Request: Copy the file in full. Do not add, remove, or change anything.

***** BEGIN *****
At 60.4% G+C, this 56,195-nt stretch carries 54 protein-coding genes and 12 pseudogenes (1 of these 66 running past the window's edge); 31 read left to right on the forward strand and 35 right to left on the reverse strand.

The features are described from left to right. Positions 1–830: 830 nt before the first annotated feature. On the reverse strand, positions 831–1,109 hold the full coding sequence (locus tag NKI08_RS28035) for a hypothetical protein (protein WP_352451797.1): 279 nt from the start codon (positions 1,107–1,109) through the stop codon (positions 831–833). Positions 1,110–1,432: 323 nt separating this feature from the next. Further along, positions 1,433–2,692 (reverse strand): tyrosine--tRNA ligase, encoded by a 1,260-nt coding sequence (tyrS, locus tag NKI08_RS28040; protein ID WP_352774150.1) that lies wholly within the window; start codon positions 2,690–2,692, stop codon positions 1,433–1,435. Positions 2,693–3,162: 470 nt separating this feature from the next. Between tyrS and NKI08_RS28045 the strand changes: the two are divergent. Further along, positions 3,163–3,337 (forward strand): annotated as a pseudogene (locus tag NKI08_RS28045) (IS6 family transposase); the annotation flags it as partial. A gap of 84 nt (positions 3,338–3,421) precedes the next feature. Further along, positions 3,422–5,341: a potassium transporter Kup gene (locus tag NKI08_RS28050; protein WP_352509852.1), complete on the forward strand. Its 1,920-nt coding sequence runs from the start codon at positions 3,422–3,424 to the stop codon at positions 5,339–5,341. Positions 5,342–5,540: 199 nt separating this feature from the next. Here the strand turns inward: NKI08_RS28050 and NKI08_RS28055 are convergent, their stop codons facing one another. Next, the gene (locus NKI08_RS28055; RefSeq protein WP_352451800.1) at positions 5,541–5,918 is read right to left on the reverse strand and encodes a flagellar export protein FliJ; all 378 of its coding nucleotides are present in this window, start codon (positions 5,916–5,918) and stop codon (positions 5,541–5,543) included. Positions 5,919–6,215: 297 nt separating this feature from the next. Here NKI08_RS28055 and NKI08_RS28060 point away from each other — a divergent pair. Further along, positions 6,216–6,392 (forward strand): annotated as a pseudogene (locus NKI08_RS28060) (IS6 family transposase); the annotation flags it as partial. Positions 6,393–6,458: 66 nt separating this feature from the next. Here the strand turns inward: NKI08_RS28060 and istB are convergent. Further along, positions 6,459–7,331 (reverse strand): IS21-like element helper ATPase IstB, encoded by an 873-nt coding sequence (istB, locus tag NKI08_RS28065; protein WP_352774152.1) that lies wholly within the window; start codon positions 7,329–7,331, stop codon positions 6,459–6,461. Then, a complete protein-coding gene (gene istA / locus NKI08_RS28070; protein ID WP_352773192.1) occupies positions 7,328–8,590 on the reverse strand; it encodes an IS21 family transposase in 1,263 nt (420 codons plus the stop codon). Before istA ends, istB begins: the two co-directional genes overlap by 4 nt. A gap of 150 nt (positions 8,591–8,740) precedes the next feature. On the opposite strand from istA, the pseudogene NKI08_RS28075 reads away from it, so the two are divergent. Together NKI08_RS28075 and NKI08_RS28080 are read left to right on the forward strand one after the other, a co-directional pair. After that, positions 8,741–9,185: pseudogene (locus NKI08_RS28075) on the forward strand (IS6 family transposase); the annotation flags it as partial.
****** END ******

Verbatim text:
At 60.4% G+C, this 56,195-nt stretch carries 54 protein-coding genes and 12 pseudogenes (1 of these 66 running past the window's edge); 31 read left to right on the forward strand and 35 right to left on the reverse strand.

The features are described from left to right. Positions 1–830: 830 nt before the first annotated feature. On the reverse strand, positions 831–1,109 hold the full coding sequence (locus tag NKI08_RS28035) for a hypothetical protein (protein WP_352451797.1): 279 nt from the start codon (positions 1,107–1,109) through the stop codon (positions 831–833). Positions 1,110–1,432: 323 nt separating this feature from the next. Further along, positions 1,433–2,692 (reverse strand): tyrosine--tRNA ligase, encoded by a 1,260-nt coding sequence (tyrS, locus tag NKI08_RS28040; protein ID WP_352774150.1) that lies wholly within the window; start codon positions 2,690–2,692, stop codon positions 1,433–1,435. Positions 2,693–3,162: 470 nt separating this feature from the next. Between tyrS and NKI08_RS28045 the strand changes: the two are divergent. Further along, positions 3,163–3,337 (forward strand): annotated as a pseudogene (locus tag NKI08_RS28045) (IS6 family transposase); the annotation flags it as partial. A gap of 84 nt (positions 3,338–3,421) precedes the next feature. Further along, positions 3,422–5,341: a potassium transporter Kup gene (locus tag NKI08_RS28050; protein WP_352509852.1), complete on the forward strand. Its 1,920-nt coding sequence runs from the start codon at positions 3,422–3,424 to the stop codon at positions 5,339–5,341. Positions 5,342–5,540: 199 nt separating this feature from the next. Here the strand turns inward: NKI08_RS28050 and NKI08_RS28055 are convergent, their stop codons facing one another. Next, the gene (locus NKI08_RS28055; RefSeq protein WP_352451800.1) at positions 5,541–5,918 is read right to left on the reverse strand and encodes a flagellar export protein FliJ; all 378 of its coding nucleotides are present in this window, start codon (positions 5,916–5,918) and stop codon (positions 5,541–5,543) included. Positions 5,919–6,215: 297 nt separating this feature from the next. Here NKI08_RS28055 and NKI08_RS28060 point away from each other — a divergent pair. Further along, positions 6,216–6,392 (forward strand): annotated as a pseudogene (locus NKI08_RS28060) (IS6 family transposase); the annotation flags it as partial. Positions 6,393–6,458: 66 nt separating this feature from the next. Here the strand turns inward: NKI08_RS28060 and istB are convergent. Further along, positions 6,459–7,331 (reverse strand): IS21-like element helper ATPase IstB, encoded by an 873-nt coding sequence (istB, locus tag NKI08_RS28065; protein WP_352774152.1) that lies wholly within the window; start codon positions 7,329–7,331, stop codon positions 6,459–6,461. Then, a complete protein-coding gene (gene istA / locus NKI08_RS28070; protein ID WP_352773192.1) occupies positions 7,328–8,590 on the reverse strand; it encodes an IS21 family transposase in 1,263 nt (420 codons plus the stop codon). Before istA ends, istB begins: the two co-directional genes overlap by 4 nt. A gap of 150 nt (positions 8,591–8,740) precedes the next feature. On the opposite strand from istA, the pseudogene NKI08_RS28075 reads away from it, so the two are divergent. Together NKI08_RS28075 and NKI08_RS28080 are read left to right on the forward strand one after the other, a co-directional pair. After that, positions 8,741–9,185: pseudogene (locus NKI08_RS28075) on the forward strand (IS6 family transposase); the annotation flags it as partial.